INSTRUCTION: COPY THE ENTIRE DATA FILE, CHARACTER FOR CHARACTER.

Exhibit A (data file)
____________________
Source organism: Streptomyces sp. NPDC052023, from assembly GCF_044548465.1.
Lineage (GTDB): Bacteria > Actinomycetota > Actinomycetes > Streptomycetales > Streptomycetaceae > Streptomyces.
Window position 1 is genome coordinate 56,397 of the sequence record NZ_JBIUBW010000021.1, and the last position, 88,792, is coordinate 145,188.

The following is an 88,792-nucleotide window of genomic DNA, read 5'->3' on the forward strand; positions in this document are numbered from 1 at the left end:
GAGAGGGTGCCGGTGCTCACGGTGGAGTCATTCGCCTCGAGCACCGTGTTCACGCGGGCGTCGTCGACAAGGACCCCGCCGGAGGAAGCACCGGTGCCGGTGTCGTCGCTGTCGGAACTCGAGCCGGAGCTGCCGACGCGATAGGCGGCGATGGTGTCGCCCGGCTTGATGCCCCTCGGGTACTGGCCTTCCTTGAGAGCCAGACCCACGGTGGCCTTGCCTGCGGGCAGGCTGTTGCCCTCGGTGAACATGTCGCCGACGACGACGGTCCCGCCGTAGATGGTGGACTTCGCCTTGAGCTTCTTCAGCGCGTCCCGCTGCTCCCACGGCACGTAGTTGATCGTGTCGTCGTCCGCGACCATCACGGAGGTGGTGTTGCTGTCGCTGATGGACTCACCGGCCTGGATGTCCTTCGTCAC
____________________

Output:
Source organism: Streptomyces sp. NPDC052023, from assembly GCF_044548465.1.
Lineage (GTDB): Bacteria > Actinomycetota > Actinomycetes > Streptomycetales > Streptomycetaceae > Streptomyces.
Window position 1 is genome coordinate 56,397 of the sequence record NZ_JBIUBW010000021.1, and the last position, 88,792, is coordinate 145,188.

The following is an 88,792-nucleotide window of genomic DNA, read 5'->3' on the forward strand; positions in this document are numbered from 1 at the left end:
GAGAGGGTGCCGGTGCTCACGGTGGAGTCATTCGCCTCGAGCACCGTGTTCACGCGGGCGTCGTCGACAAGGACCCCGCCGGAGGAAGCACCGGTGCCGGTGTCGTCGCTGTCGGAACTCGAGCCGGAGCTGCCGACGCGATAGGCGGCGATGGTGTCGCCCGGCTTGATGCCCCTCGGGTACTGGCCTTCCTTGAGAGCCAGACCCACGGTGGCCTTGCCTGCGGGCAGGCTGTTGCCCTCGGTGAACATGTCGCCGACGACGACGGTCCCGCCGTAGATGGTGGACTTCGCCTTGAGCTTCTTCAGCGCGTCCCGCTGCTCCCACGGCACGTAGTTGATCGTGTCGTCGTCCGCGACCATCACGGAGGTGGTGTTGCTGTCGCTGATGGACTCACCGGCCTGGATGTCCTTCGTCAC